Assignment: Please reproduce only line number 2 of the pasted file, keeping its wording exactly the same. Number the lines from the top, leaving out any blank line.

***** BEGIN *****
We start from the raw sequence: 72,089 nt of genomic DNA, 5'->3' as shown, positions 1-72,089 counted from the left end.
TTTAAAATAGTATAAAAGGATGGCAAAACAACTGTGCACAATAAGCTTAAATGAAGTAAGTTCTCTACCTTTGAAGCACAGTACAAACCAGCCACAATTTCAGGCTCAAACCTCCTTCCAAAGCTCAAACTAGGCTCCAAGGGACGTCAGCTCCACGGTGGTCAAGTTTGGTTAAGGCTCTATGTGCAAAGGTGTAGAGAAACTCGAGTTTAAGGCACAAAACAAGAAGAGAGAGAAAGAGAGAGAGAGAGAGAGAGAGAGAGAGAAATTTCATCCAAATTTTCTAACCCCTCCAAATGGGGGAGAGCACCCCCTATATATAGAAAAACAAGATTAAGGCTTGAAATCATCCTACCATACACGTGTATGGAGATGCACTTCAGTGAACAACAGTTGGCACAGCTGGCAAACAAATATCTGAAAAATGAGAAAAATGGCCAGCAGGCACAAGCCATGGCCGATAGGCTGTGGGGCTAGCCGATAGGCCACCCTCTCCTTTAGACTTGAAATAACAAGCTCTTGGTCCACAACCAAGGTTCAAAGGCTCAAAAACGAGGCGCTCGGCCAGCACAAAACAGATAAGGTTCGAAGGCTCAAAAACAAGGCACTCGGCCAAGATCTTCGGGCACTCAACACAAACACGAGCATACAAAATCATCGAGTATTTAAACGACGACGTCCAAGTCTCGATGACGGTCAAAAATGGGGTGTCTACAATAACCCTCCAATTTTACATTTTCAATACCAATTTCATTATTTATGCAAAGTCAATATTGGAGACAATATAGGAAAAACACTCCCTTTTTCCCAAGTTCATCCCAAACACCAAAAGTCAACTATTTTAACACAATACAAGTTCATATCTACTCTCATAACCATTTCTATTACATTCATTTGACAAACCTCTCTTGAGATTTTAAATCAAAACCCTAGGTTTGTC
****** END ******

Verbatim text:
TTTAAAATAGTATAAAAGGATGGCAAAACAACTGTGCACAATAAGCTTAAATGAAGTAAGTTCTCTACCTTTGAAGCACAGTACAAACCAGCCACAATTTCAGGCTCAAACCTCCTTCCAAAGCTCAAACTAGGCTCCAAGGGACGTCAGCTCCACGGTGGTCAAGTTTGGTTAAGGCTCTATGTGCAAAGGTGTAGAGAAACTCGAGTTTAAGGCACAAAACAAGAAGAGAGAGAAAGAGAGAGAGAGAGAGAGAGAGAGAGAGAAATTTCATCCAAATTTTCTAACCCCTCCAAATGGGGGAGAGCACCCCCTATATATAGAAAAACAAGATTAAGGCTTGAAATCATCCTACCATACACGTGTATGGAGATGCACTTCAGTGAACAACAGTTGGCACAGCTGGCAAACAAATATCTGAAAAATGAGAAAAATGGCCAGCAGGCACAAGCCATGGCCGATAGGCTGTGGGGCTAGCCGATAGGCCACCCTCTCCTTTAGACTTGAAATAACAAGCTCTTGGTCCACAACCAAGGTTCAAAGGCTCAAAAACGAGGCGCTCGGCCAGCACAAAACAGATAAGGTTCGAAGGCTCAAAAACAAGGCACTCGGCCAAGATCTTCGGGCACTCAACACAAACACGAGCATACAAAATCATCGAGTATTTAAACGACGACGTCCAAGTCTCGATGACGGTCAAAAATGGGGTGTCTACAATAACCCTCCAATTTTACATTTTCAATACCAATTTCATTATTTATGCAAAGTCAATATTGGAGACAATATAGGAAAAACACTCCCTTTTTCCCAAGTTCATCCCAAACACCAAAAGTCAACTATTTTAACACAATACAAGTTCATATCTACTCTCATAACCATTTCTATTACATTCATTTGACAAACCTCTCTTGAGATTTTAAATCAAAACCCTAGGTTTGTC